Schoolfamily.com - Helping parents help their kids succeed at school

Being a good reader does not necessarily mean that a child will be a good writer. Writing stories is a learned skill, and sometimes the best readers are reluctant writers. The key is to start simply, so that the art of writing is not overwhelming to a young child. Here are three simple ideas to...

Advertisement




RSS feed for School Family Blog Subscribe to SchoolFamily.com Blog Updates

Enter your email address to receive new blog postings via email:

 

Delivered by FeedBurner

Advertisement

Pick a Blog Topic


Turn Your Good Reader into a Good Writer

Posted by: Connie McCarthy on Feb 02, 2011 in Parent Involvement, Kids Writing, Kids Learning, Fun Learning Activities, Extracurricular Activities, Connie McCarthy


Connie McCarthy
Bio

Being a good reader does not necessarily mean that a child will be a good writer. Writing stories is a learned skill, and sometimes the best readers are reluctant writers. The key is to start simply, so that the art of writing is not overwhelming to a young child. Here are three simple ideas to help your young child become a comfortable writer:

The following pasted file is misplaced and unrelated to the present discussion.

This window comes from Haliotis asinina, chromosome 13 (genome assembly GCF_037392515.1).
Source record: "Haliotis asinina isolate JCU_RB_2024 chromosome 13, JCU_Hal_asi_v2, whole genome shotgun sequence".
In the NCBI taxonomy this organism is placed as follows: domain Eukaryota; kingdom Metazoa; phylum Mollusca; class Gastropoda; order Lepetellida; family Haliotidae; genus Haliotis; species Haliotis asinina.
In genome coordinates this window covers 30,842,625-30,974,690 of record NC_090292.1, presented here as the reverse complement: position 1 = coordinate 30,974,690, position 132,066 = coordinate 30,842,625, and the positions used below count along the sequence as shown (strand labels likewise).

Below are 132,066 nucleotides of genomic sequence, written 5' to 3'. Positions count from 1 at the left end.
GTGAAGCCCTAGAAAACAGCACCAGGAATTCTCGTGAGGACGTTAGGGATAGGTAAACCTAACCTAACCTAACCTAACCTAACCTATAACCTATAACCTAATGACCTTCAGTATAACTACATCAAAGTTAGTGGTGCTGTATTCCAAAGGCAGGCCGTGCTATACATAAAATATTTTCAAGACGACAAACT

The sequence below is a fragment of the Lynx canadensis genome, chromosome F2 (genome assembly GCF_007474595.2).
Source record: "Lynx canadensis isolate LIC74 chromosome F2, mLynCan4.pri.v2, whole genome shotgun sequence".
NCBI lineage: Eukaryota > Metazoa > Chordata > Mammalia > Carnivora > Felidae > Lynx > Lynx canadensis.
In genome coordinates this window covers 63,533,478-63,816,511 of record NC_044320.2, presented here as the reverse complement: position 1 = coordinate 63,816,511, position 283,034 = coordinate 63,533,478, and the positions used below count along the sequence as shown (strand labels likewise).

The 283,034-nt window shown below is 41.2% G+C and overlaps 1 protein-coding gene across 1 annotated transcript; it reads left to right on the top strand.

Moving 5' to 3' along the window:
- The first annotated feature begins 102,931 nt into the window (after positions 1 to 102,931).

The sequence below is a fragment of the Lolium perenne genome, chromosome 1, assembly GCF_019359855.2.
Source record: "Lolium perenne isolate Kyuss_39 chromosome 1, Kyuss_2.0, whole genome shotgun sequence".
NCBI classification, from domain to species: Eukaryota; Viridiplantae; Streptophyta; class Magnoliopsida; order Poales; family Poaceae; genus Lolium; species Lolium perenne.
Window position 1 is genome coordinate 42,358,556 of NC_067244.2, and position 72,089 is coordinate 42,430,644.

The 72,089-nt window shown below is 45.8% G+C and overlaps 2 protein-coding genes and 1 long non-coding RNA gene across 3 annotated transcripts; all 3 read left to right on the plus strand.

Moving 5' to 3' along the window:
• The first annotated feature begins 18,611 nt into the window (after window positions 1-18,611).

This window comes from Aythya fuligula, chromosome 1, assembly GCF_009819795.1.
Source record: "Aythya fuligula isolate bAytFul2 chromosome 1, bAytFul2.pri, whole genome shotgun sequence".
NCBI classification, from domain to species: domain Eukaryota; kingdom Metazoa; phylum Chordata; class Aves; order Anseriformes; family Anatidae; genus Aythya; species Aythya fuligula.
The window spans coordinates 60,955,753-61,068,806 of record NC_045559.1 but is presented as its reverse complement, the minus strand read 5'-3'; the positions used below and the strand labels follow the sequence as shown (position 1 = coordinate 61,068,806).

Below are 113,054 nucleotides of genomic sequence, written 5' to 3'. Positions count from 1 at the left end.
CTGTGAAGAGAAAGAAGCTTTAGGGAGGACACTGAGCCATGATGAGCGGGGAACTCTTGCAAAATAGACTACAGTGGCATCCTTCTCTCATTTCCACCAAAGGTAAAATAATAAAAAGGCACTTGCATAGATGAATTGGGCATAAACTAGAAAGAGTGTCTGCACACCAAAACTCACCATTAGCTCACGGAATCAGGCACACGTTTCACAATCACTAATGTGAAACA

• Writing is part of life. From lists, memos, to e-mails, we write every day for a variety of reasons. Share the different methods of everyday writing and encourage your child to become an everyday writer. For example, have her write a "to-do" list for getting ready for school, a list of items that should always be in her backpack, or help her send an e-mail to a relative.

  • Let your child choose cute cards, or postcards to use as "Thank You" notes to family and friends. Not only will this give your child writing practice, it will brighten Grandma’s day!

  • Keep a notebook handy for your child to write easy, non-fiction stories from your family life. For example, when your child says "It was fun at the zoo today," ask "Why don’t you draw a picture of what you liked best?" When their picture is complete, ask questions about it. "What animal is that?" "What did you like about that animal?" Have your child write their answers underneath the picture, or you can scribe it for very young children. Remember to date the page. Then have your child read their words back to you. This can progress from one or two simple sentences to eventually filling the notebook with complete stories about their experiences.
AddThis Social Bookmark Button

Comments

  1. avatar

    Posted by Letter Box on Mar. 19, 2012

    Great ideas, thank you
  2. Posted by - Lynn Clarke on Feb. 04, 2011

    Thanks for publishing these tips! E has just begun to show a real interest in making lists and labeling pictures. I plan to encourage a lot more of that, and see if we can make a book together.
  3. Posted by - carol williams on Feb. 03, 2011

    Labeling the animals drawn in a notebook is a marvelous idea, and having them read their own words back at a later date, like their own "book" also sounds fun and effective, too.
    Wish I'd thought of that one!

Add Comment